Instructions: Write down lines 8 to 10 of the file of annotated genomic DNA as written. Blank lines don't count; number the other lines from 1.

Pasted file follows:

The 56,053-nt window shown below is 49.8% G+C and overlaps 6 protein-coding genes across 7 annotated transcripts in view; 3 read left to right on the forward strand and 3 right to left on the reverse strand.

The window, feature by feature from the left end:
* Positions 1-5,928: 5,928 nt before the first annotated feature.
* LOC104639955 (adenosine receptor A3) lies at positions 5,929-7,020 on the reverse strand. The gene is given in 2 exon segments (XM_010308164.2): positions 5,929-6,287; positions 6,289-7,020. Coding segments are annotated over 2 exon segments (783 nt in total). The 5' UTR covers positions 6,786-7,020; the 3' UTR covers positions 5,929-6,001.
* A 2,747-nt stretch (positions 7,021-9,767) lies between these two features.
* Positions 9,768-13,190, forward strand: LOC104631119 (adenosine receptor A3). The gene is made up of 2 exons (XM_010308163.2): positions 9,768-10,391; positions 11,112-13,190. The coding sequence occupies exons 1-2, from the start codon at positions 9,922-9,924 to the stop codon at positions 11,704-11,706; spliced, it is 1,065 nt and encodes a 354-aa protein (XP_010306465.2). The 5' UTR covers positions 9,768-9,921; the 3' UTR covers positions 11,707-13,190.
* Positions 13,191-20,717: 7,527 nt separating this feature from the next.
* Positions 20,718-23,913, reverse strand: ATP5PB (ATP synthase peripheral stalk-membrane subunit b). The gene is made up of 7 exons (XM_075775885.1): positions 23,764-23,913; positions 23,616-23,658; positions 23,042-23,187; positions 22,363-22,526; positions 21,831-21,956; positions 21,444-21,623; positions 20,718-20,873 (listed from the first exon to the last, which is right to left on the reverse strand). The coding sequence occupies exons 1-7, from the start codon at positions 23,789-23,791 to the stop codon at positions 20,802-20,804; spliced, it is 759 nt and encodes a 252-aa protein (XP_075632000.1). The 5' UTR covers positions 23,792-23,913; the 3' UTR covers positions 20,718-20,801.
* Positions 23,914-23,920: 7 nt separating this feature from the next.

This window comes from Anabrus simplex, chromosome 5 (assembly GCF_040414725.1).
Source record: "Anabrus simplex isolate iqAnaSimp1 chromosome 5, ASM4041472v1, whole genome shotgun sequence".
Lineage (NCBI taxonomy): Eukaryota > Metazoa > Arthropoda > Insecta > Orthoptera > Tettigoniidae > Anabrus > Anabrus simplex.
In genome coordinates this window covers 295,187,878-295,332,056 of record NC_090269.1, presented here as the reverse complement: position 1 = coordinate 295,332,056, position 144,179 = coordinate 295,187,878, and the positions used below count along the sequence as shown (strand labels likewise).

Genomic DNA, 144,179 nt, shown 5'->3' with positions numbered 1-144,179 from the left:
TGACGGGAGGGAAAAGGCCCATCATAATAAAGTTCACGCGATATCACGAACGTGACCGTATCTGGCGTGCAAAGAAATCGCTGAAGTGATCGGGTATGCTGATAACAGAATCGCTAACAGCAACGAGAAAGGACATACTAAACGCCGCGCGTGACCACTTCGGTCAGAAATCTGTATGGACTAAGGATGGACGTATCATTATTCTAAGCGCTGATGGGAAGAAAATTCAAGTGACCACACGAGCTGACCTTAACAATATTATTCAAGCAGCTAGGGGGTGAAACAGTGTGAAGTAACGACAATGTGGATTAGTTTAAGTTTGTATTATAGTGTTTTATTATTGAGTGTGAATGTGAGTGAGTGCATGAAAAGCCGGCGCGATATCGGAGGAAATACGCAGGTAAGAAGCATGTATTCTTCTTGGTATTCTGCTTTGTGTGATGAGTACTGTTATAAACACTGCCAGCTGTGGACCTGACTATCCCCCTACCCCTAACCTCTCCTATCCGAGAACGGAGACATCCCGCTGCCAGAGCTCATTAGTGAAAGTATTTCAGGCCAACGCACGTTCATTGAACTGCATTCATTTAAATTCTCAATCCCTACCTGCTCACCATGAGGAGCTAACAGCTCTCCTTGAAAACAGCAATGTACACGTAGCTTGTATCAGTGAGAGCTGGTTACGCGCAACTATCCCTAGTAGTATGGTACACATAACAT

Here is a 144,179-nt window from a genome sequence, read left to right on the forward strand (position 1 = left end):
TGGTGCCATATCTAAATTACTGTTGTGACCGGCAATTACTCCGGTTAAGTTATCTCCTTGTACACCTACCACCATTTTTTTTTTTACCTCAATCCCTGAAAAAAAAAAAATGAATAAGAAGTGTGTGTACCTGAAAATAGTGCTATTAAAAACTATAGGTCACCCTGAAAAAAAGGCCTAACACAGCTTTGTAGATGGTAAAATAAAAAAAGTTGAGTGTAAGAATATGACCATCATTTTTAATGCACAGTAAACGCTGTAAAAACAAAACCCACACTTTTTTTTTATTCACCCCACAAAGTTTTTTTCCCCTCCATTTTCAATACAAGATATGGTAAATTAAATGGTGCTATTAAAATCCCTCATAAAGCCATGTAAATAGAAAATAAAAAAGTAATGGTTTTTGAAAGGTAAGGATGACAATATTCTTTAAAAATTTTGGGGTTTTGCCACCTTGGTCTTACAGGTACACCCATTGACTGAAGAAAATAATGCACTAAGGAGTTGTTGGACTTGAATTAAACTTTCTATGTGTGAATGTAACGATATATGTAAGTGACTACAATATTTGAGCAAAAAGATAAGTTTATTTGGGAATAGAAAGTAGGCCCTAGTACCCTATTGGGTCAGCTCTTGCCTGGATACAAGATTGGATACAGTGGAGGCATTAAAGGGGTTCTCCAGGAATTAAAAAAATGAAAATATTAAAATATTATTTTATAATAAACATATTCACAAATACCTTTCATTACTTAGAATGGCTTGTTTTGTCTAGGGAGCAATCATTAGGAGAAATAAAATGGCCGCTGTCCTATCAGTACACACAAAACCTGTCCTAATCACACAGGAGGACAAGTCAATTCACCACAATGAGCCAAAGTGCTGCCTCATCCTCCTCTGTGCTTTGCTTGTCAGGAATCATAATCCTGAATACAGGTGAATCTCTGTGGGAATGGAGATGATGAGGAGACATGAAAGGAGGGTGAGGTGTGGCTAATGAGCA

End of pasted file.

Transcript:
* Positions 20,718-23,913, reverse strand: ATP5PB (ATP synthase peripheral stalk-membrane subunit b). The gene is made up of 7 exons (XM_075775885.1): positions 23,764-23,913; positions 23,616-23,658; positions 23,042-23,187; positions 22,363-22,526; positions 21,831-21,956; positions 21,444-21,623; positions 20,718-20,873 (listed from the first exon to the last, which is right to left on the reverse strand). The coding sequence occupies exons 1-7, from the start codon at positions 23,789-23,791 to the stop codon at positions 20,802-20,804; spliced, it is 759 nt and encodes a 252-aa protein (XP_075632000.1). The 5' UTR covers positions 23,792-23,913; the 3' UTR covers positions 20,718-20,801.
* Positions 23,914-23,920: 7 nt separating this feature from the next.

This window comes from Anabrus simplex, chromosome 5 (assembly GCF_040414725.1).